Different traits, mannerisms, and susceptibilities are passed down from generation to generation. In my case, I most resemble my mother’s family. My skin, hair, and eye colors come from them. My warped sense of humor has been bequeathed to me by both my father and my maternal grandmother. My affinity for music and dance and my artistic proclivities come from my mom and her kin. My love of the mountains and rolling farmland and even my nose shape are thanks to my paternal line.
High blood pressure runs in both families, and both lines have suffered heart attacks. Odds are that heart disease might be in my future, so I watch what I eat, don’t drink or smoke, try to exercise (although not as much as I should), and attempt to remain as stress-free as possible (yeah, right).
Although the threat of heart disease concerns me, I am more terrified of another health issue found in my family: dementia, specifically Alzheimer’s disease. Two of my more recent family members suffered from Alzheimer’s: my paternal great-grandmother and my paternal grandmother.
Great-Grandma lived in a one-room apartment located in an elder complex. Her small abode was filled with fowl—photos and figurines, plates and pillows, all boasting birds. And in the center of it all, right beside my grandmother’s recliner, was a cage containing one blue and one yellow parakeet. With people, my grandmother was a woman of few words, but with those parakeets, she chattered incessantly, and they “talked” back to her. My Great-Grandma reminded me of the “bird woman” from Mary Poppins, especially when she allowed her birdies to take flight and alight on her fingers or shoulders.
Because she was not especially expressive, it took the family a while to realize that something was “off” about Great-Grandma. The doctors confirmed our suspicions. She was suffering from Alzheimer’s. Great-Grandma’s days of independent living would soon come to an end. When it was determined that she was no longer able to care for herself, Great-Grandma was moved to the nursing home. This was hard for her because she could no longer have her feathered friends with her. In the end, long after her memories had flown and we, her family, were strangers, Great-Grandma would spend hours sitting by the window, watching the wild birds flutter and flit.
The first time I met my Great-Grandma’s daughter, my grandmother, I was 14 years old. Up until that point, all I knew of her was her name. When my dad was 13 years old, his father was put in prison for destruction of another’s property. Because my Grandpa was poor, he was unable to post bail, so he remained behind bars. Meanwhile, my Grandma, along with their ten children, was evicted from their home. With nowhere to live, Grandma and the kids set up a shelter of logs, tin, and cloth in the woods. On 26 July 1963, the authorities intervened, and each of the minor children (my father included) were placed in temporary foster homes. Grandma remained in the woods, awaiting Grandpa’s release. Sometime after the case had been adjudicated, the courts decided that the children would not be returned to their parents’ care, and each underage child was placed in permanent foster care. My grandparents packed up their meager belongings and left the area and their children behind.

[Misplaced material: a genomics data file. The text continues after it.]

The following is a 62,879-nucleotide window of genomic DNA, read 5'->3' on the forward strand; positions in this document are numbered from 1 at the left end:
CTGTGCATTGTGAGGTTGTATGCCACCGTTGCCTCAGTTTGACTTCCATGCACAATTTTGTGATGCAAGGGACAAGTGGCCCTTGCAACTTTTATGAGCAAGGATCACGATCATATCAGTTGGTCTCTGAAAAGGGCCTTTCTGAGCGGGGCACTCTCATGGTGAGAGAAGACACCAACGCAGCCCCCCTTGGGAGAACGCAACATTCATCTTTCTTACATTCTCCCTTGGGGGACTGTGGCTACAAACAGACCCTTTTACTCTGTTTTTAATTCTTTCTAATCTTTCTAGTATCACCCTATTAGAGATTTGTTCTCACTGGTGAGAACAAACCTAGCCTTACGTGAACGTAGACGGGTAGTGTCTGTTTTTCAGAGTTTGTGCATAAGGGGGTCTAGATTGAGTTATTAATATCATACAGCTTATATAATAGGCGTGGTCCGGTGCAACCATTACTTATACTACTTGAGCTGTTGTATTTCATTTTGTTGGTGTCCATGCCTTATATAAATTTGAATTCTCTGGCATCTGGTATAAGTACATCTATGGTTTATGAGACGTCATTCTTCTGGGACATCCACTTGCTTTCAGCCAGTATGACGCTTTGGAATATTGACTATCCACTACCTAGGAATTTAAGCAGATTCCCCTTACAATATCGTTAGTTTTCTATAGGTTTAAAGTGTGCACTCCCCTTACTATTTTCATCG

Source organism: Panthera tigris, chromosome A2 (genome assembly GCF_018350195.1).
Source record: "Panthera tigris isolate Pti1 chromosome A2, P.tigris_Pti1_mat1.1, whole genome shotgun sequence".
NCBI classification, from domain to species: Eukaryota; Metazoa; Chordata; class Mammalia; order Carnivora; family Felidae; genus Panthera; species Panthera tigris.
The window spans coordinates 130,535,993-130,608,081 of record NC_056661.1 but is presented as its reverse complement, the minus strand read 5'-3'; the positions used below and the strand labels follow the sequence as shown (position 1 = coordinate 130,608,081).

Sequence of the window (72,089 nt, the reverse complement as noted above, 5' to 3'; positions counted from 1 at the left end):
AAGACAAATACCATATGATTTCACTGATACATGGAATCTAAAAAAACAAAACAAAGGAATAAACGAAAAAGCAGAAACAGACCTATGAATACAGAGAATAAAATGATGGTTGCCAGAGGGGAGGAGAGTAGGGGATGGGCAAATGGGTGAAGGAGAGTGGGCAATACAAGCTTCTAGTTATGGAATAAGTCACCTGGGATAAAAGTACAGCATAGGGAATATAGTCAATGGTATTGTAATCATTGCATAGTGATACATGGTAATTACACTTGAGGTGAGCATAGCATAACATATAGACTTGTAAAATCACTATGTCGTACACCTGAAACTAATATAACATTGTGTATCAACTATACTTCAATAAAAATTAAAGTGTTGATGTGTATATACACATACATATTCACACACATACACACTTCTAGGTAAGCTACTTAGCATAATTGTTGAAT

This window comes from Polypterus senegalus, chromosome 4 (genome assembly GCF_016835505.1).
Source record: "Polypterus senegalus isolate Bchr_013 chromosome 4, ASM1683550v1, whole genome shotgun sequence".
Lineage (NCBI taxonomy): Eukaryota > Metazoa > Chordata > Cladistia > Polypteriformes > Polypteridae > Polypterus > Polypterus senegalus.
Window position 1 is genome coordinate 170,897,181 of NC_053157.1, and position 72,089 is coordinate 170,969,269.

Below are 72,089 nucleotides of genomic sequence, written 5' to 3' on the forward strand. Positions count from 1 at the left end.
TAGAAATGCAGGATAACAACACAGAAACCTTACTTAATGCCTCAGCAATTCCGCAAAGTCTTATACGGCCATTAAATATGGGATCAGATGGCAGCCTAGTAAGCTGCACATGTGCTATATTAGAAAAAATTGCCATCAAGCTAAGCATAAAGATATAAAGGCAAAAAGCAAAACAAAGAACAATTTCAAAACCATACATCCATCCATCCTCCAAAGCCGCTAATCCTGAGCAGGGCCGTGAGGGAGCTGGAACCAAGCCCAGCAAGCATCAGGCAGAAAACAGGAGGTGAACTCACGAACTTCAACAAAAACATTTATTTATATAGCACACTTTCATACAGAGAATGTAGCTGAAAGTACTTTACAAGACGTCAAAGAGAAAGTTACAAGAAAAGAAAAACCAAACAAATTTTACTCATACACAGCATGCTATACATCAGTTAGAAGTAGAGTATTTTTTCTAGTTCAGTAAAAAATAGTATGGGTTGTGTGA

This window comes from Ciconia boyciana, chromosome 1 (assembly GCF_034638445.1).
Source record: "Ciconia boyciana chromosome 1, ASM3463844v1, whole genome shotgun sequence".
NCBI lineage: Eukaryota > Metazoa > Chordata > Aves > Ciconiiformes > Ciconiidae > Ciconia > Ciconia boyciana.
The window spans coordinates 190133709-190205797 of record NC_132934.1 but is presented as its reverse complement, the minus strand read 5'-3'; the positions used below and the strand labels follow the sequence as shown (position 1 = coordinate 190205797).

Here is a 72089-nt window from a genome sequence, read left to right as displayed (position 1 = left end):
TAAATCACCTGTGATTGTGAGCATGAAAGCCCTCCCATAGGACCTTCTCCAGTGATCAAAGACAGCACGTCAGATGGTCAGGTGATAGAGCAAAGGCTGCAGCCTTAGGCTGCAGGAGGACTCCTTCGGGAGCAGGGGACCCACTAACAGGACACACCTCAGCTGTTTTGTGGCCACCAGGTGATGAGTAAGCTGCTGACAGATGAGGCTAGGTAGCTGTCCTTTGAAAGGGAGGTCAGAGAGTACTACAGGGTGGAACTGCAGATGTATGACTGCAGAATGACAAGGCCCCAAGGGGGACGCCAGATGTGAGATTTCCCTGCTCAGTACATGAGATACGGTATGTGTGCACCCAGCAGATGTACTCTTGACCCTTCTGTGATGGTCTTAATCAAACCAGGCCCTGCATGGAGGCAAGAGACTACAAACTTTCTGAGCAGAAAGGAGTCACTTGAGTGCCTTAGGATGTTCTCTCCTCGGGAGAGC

For two decades, my paternal grandparents moved from town to town and racetrack to racetrack where my Grandfather would train racehorses. Their children also moved on, marrying and starting their own families. Little to no contact occurred between parents and children. That is, until the 1980s when my grandparents showed up in my hometown. Both Grandpa and Grandma were suffering from serious health issues; one of Grandma’s more severe afflictions was Alzheimer’s. It took about a year for the disease to progress to the point that Grandma had to be placed in the county nursing home.
We visited Grandma often, even though she had no idea who we were. She rarely spoke; mostly, she just smiled and held our hands. Although she was not particularly chatty, I do remember the time Grandma assured me that I was “a handsome young man” and that someday I would “find a nice girl.” Even though that was a blow to my teenage pride (Mom, I don’t really look like a boy, do I?), I knew that reacting would just upset Grandma, so I simply said, “Thank you.” That was the last time she spoke to me.
Alzheimer’s disease not only steals people’s memories, but it also affects them emotionally and physically. Emotionally, Alzheimer’s patients often have mood swings, fluctuating between mania and depression or “blowing up” in bouts of rage. Pervasive sadness and explosive anger became commonplace for both my grandmothers. They both also displayed repetitive movement and behavior (much like obsessive-compulsive disorder, OCD), lost their fine motor skills (couldn’t sew, use remotes, or turn pages of a book), and could no longer walk properly (both became wheelchair-bound). With each loss or change, both my Great-Grandmother and my Grandmother became frustrated or disoriented. Little-by-little, who they were was disappearing. A slow death, Alzheimer’s stripped their life away—one ability, one memory at a time.